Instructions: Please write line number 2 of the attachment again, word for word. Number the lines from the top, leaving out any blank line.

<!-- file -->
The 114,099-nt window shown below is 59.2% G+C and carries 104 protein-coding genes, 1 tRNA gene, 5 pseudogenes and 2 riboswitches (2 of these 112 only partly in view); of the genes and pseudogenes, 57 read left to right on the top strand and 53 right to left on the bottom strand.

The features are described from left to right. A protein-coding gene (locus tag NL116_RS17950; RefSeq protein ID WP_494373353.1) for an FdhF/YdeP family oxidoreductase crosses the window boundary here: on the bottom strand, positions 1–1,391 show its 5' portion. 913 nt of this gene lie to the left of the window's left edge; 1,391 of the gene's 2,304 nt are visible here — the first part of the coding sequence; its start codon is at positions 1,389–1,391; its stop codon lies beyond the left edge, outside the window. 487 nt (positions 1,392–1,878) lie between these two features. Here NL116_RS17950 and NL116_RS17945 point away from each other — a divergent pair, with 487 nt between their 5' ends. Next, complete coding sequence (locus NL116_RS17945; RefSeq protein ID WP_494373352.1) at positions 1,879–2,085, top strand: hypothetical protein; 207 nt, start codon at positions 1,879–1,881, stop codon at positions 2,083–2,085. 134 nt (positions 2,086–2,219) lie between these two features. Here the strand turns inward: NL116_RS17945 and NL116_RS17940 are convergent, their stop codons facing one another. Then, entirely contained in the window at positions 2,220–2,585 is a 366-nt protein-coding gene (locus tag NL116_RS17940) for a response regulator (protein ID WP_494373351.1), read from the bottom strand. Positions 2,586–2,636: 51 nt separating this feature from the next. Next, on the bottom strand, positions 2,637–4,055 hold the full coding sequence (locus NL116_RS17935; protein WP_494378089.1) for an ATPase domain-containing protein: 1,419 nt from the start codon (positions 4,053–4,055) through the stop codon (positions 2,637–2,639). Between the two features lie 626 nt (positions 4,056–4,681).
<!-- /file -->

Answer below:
The features are described from left to right. A protein-coding gene (locus tag NL116_RS17950; RefSeq protein ID WP_494373353.1) for an FdhF/YdeP family oxidoreductase crosses the window boundary here: on the bottom strand, positions 1–1,391 show its 5' portion. 913 nt of this gene lie to the left of the window's left edge; 1,391 of the gene's 2,304 nt are visible here — the first part of the coding sequence; its start codon is at positions 1,389–1,391; its stop codon lies beyond the left edge, outside the window. 487 nt (positions 1,392–1,878) lie between these two features. Here NL116_RS17950 and NL116_RS17945 point away from each other — a divergent pair, with 487 nt between their 5' ends. Next, complete coding sequence (locus NL116_RS17945; RefSeq protein ID WP_494373352.1) at positions 1,879–2,085, top strand: hypothetical protein; 207 nt, start codon at positions 1,879–1,881, stop codon at positions 2,083–2,085. 134 nt (positions 2,086–2,219) lie between these two features. Here the strand turns inward: NL116_RS17945 and NL116_RS17940 are convergent, their stop codons facing one another. Then, entirely contained in the window at positions 2,220–2,585 is a 366-nt protein-coding gene (locus tag NL116_RS17940) for a response regulator (protein ID WP_494373351.1), read from the bottom strand. Positions 2,586–2,636: 51 nt separating this feature from the next. Next, on the bottom strand, positions 2,637–4,055 hold the full coding sequence (locus NL116_RS17935; protein WP_494378089.1) for an ATPase domain-containing protein: 1,419 nt from the start codon (positions 4,053–4,055) through the stop codon (positions 2,637–2,639). Between the two features lie 626 nt (positions 4,056–4,681).